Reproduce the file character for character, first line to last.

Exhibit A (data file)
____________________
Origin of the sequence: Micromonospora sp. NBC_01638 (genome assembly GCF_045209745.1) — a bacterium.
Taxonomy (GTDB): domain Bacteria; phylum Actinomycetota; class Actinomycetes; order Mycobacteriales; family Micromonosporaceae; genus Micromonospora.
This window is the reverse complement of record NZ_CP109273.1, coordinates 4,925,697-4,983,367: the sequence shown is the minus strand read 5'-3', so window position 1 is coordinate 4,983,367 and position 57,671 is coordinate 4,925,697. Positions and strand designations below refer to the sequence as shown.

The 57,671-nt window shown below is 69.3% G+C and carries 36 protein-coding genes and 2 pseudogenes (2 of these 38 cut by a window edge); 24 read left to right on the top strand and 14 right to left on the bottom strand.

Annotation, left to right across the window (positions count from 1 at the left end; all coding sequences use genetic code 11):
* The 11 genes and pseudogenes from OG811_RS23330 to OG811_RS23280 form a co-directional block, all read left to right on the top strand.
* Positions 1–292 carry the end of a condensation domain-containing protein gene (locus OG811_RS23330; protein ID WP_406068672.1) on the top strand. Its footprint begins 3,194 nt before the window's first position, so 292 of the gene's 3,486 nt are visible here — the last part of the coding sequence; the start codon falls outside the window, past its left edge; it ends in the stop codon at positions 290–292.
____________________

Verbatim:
Origin of the sequence: Micromonospora sp. NBC_01638 (genome assembly GCF_045209745.1) — a bacterium.
Taxonomy (GTDB): domain Bacteria; phylum Actinomycetota; class Actinomycetes; order Mycobacteriales; family Micromonosporaceae; genus Micromonospora.
This window is the reverse complement of record NZ_CP109273.1, coordinates 4,925,697-4,983,367: the sequence shown is the minus strand read 5'-3', so window position 1 is coordinate 4,983,367 and position 57,671 is coordinate 4,925,697. Positions and strand designations below refer to the sequence as shown.

The 57,671-nt window shown below is 69.3% G+C and carries 36 protein-coding genes and 2 pseudogenes (2 of these 38 cut by a window edge); 24 read left to right on the top strand and 14 right to left on the bottom strand.

Annotation, left to right across the window (positions count from 1 at the left end; all coding sequences use genetic code 11):
* The 11 genes and pseudogenes from OG811_RS23330 to OG811_RS23280 form a co-directional block, all read left to right on the top strand.
* Positions 1–292 carry the end of a condensation domain-containing protein gene (locus OG811_RS23330; protein ID WP_406068672.1) on the top strand. Its footprint begins 3,194 nt before the window's first position, so 292 of the gene's 3,486 nt are visible here — the last part of the coding sequence; the start codon falls outside the window, past its left edge; it ends in the stop codon at positions 290–292.